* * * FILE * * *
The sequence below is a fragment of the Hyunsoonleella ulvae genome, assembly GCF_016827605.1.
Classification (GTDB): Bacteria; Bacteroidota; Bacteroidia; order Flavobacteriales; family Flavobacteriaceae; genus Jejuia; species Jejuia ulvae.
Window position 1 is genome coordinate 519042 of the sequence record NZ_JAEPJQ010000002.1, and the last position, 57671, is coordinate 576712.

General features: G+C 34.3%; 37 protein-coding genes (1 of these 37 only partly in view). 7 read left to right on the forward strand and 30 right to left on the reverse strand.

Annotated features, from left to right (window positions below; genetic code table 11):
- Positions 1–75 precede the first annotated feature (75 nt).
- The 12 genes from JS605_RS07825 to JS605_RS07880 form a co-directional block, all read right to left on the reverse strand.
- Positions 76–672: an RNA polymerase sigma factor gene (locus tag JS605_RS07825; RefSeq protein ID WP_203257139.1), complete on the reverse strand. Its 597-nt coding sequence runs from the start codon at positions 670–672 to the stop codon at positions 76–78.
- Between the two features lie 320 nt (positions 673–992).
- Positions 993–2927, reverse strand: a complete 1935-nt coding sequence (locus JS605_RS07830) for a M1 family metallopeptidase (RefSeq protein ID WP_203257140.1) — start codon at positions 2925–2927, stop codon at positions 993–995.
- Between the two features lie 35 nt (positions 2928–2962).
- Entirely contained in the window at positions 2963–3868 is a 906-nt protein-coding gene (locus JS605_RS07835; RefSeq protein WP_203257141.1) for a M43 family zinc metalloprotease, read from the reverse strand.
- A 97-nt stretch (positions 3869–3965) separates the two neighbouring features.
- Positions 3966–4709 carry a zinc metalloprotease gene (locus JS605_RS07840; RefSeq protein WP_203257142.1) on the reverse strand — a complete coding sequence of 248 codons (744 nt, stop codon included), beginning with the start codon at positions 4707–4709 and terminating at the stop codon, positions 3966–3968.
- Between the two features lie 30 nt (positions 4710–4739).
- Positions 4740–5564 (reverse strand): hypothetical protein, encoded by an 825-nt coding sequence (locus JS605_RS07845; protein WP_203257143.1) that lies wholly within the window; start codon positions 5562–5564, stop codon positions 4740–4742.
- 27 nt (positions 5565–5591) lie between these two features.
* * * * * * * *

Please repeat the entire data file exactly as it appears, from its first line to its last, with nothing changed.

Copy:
The sequence below is a fragment of the Hyunsoonleella ulvae genome, assembly GCF_016827605.1.
Classification (GTDB): Bacteria; Bacteroidota; Bacteroidia; order Flavobacteriales; family Flavobacteriaceae; genus Jejuia; species Jejuia ulvae.
Window position 1 is genome coordinate 519042 of the sequence record NZ_JAEPJQ010000002.1, and the last position, 57671, is coordinate 576712.

General features: G+C 34.3%; 37 protein-coding genes (1 of these 37 only partly in view). 7 read left to right on the forward strand and 30 right to left on the reverse strand.

Annotated features, from left to right (window positions below; genetic code table 11):
- Positions 1–75 precede the first annotated feature (75 nt).
- The 12 genes from JS605_RS07825 to JS605_RS07880 form a co-directional block, all read right to left on the reverse strand.
- Positions 76–672: an RNA polymerase sigma factor gene (locus tag JS605_RS07825; RefSeq protein ID WP_203257139.1), complete on the reverse strand. Its 597-nt coding sequence runs from the start codon at positions 670–672 to the stop codon at positions 76–78.
- Between the two features lie 320 nt (positions 673–992).
- Positions 993–2927, reverse strand: a complete 1935-nt coding sequence (locus JS605_RS07830) for a M1 family metallopeptidase (RefSeq protein ID WP_203257140.1) — start codon at positions 2925–2927, stop codon at positions 993–995.
- Between the two features lie 35 nt (positions 2928–2962).
- Entirely contained in the window at positions 2963–3868 is a 906-nt protein-coding gene (locus JS605_RS07835; RefSeq protein WP_203257141.1) for a M43 family zinc metalloprotease, read from the reverse strand.
- A 97-nt stretch (positions 3869–3965) separates the two neighbouring features.
- Positions 3966–4709 carry a zinc metalloprotease gene (locus JS605_RS07840; RefSeq protein WP_203257142.1) on the reverse strand — a complete coding sequence of 248 codons (744 nt, stop codon included), beginning with the start codon at positions 4707–4709 and terminating at the stop codon, positions 3966–3968.
- Between the two features lie 30 nt (positions 4710–4739).
- Positions 4740–5564 (reverse strand): hypothetical protein, encoded by an 825-nt coding sequence (locus JS605_RS07845; protein WP_203257143.1) that lies wholly within the window; start codon positions 5562–5564, stop codon positions 4740–4742.
- 27 nt (positions 5565–5591) lie between these two features.